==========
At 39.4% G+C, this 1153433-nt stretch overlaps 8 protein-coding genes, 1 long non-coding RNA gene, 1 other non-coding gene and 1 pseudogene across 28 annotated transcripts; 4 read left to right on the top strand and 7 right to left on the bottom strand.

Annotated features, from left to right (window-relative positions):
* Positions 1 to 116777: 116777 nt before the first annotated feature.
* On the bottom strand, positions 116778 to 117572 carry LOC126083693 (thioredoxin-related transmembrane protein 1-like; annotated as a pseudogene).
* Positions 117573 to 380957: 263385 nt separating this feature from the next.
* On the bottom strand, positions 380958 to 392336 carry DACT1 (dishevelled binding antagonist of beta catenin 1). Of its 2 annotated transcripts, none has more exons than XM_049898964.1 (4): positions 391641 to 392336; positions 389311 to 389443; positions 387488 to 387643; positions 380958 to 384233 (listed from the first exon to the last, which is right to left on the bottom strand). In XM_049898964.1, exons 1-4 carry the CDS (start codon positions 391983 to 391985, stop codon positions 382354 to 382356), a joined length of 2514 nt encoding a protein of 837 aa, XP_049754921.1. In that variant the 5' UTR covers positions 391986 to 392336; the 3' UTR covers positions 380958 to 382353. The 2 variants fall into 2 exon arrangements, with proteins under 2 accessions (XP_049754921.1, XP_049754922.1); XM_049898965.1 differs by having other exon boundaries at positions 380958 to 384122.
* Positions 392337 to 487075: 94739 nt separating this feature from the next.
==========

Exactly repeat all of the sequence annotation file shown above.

At 39.4% G+C, this 1153433-nt stretch overlaps 8 protein-coding genes, 1 long non-coding RNA gene, 1 other non-coding gene and 1 pseudogene across 28 annotated transcripts; 4 read left to right on the top strand and 7 right to left on the bottom strand.

Annotated features, from left to right (window-relative positions):
* Positions 1 to 116777: 116777 nt before the first annotated feature.
* On the bottom strand, positions 116778 to 117572 carry LOC126083693 (thioredoxin-related transmembrane protein 1-like; annotated as a pseudogene).
* Positions 117573 to 380957: 263385 nt separating this feature from the next.
* On the bottom strand, positions 380958 to 392336 carry DACT1 (dishevelled binding antagonist of beta catenin 1). Of its 2 annotated transcripts, none has more exons than XM_049898964.1 (4): positions 391641 to 392336; positions 389311 to 389443; positions 387488 to 387643; positions 380958 to 384233 (listed from the first exon to the last, which is right to left on the bottom strand). In XM_049898964.1, exons 1-4 carry the CDS (start codon positions 391983 to 391985, stop codon positions 382354 to 382356), a joined length of 2514 nt encoding a protein of 837 aa, XP_049754921.1. In that variant the 5' UTR covers positions 391986 to 392336; the 3' UTR covers positions 380958 to 382353. The 2 variants fall into 2 exon arrangements, with proteins under 2 accessions (XP_049754921.1, XP_049754922.1); XM_049898965.1 differs by having other exon boundaries at positions 380958 to 384122.
* Positions 392337 to 487075: 94739 nt separating this feature from the next.